Rob: Yeah. I’ve been a part of one of those. Insane is the right way to describe it. So, you grew it. I remember in the early days you had a lot of focus on sales. You were doing a lot of one-on-one demos and that’s how you’ve landed, or one of the ways you’ve landed to customers like T-Mobile and these big enterprise deals. I was super impressed with that.
At a certain point, you and I lost touch for a year or two. I was doing Drip and you were really digging into growing Ambassador. When you sold the company in 2018, how big were you, guys? I don’t think you’ve been public with revenues so I won’t ask that, but employee count or some other indication?
Jeff: I’ll tell you a couple things. We were between $5 million and $10 million in revenue and about 40 some-odd employees, give or take.
Rob: What was the acquisition process like? Were you getting approached by people who wanted to buy you? Did you have to go out looking for interest? How long did it take? Talk me through. There are folks listening to this who don’t get to hear a lot of inside stories about these because a lot of them are so opaque. “It’s a TechCrunch post of X company sold for Y million dollars.” “Wow, isn’t that great?” and you feel like it happened in three days. The Drip acquisition from first email to close was 13 months, and 6 of that was me working 20 hours a week on it. It was incredibly stressful for me, so I loved if you can walk me through bits of it so people can hear what it’s like on the inside of something like this.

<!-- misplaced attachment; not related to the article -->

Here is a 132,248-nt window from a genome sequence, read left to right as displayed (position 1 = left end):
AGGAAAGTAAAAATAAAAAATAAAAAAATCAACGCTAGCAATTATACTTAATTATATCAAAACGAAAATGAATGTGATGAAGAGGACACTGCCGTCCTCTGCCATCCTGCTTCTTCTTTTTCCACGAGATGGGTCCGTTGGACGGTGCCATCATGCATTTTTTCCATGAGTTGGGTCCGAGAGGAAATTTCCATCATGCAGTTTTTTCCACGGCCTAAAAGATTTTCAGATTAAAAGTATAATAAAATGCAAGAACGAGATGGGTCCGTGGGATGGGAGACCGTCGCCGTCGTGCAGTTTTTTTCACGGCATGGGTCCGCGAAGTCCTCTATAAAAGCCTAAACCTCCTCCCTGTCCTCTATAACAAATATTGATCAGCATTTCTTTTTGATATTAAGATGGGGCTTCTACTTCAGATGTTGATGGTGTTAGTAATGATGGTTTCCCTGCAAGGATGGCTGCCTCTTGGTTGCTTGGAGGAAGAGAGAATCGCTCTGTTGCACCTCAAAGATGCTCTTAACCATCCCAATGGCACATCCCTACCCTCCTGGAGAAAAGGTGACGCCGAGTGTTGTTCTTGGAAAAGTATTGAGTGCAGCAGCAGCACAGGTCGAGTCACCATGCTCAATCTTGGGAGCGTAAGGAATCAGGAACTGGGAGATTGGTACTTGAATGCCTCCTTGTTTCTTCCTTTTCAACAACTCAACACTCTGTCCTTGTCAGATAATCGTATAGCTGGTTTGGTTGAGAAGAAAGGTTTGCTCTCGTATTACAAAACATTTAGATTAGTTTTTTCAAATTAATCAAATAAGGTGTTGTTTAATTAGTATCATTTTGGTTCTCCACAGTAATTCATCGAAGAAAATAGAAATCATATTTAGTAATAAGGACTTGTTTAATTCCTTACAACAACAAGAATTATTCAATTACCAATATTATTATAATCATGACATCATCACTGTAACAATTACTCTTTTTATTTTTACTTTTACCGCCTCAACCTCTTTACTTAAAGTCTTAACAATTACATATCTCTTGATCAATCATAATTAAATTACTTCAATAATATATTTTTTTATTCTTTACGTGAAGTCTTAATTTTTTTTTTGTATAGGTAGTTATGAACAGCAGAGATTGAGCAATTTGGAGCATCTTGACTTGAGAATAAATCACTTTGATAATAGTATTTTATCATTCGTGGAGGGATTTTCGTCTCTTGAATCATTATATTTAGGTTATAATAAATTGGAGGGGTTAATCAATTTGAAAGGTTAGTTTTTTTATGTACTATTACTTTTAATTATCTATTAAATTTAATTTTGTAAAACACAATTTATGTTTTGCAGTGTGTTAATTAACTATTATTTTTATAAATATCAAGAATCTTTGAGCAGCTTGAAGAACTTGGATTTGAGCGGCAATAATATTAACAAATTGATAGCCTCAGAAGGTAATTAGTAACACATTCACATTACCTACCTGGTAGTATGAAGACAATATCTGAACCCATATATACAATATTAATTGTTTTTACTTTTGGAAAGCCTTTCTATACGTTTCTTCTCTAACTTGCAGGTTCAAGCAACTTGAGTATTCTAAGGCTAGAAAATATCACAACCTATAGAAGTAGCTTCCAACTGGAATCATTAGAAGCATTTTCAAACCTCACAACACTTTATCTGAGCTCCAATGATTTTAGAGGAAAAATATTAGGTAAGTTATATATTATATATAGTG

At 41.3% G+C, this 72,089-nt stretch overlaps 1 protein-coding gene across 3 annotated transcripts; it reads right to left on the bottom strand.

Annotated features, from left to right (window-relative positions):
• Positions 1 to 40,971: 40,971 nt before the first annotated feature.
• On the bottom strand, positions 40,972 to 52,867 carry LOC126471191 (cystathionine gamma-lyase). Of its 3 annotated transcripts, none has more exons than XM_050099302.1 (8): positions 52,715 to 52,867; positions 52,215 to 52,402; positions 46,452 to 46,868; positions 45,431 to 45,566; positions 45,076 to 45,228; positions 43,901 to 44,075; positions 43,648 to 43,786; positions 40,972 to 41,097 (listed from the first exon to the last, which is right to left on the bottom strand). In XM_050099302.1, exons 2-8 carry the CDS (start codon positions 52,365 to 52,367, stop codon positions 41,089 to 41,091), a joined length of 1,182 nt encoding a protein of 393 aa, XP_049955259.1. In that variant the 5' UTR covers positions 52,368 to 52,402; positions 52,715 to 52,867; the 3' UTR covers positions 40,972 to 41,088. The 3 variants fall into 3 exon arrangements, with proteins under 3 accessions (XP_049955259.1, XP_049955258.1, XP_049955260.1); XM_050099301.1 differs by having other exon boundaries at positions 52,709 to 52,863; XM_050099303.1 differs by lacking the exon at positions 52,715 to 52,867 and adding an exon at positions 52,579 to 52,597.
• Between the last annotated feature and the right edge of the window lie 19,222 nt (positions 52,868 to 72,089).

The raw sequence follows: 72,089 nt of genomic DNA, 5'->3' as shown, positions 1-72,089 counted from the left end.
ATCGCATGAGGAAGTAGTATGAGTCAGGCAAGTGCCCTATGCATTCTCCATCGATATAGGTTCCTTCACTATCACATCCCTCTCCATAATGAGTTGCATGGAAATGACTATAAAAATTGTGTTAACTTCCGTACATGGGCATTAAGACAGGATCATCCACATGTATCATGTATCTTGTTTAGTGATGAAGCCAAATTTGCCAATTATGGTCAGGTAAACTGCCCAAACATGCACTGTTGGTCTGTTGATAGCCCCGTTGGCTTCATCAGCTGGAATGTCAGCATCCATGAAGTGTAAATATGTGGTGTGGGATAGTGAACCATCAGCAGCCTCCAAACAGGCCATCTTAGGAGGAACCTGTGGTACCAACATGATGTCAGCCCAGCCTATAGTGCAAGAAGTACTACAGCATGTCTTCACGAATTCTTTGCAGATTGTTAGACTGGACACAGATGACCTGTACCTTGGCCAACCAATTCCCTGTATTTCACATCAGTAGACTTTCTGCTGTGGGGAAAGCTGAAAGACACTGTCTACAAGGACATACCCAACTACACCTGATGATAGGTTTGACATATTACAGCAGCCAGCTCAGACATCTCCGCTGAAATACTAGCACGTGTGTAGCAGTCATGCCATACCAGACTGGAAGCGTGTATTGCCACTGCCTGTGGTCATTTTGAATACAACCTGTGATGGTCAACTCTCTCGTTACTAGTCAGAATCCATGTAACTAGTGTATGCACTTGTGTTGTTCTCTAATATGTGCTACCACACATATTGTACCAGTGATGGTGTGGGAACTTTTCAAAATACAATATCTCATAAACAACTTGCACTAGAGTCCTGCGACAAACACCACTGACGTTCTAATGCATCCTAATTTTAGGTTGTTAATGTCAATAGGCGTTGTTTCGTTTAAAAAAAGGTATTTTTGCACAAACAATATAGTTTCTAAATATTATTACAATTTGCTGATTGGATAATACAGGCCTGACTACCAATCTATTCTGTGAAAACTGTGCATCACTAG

Jeff: Sure. It was definitely intense and it was probably close to, like you said, a year of planning total at least. For me, because we were funded, because we had a board, the first part of the process really came about through board discussions of, again, when you have a board, you always have to look at multiple years out. One of the things that we were doing was trying to figure out how can we get to where we want to be and what are the strategic options, and that includes either fundraising or essentially selling or buying somebody.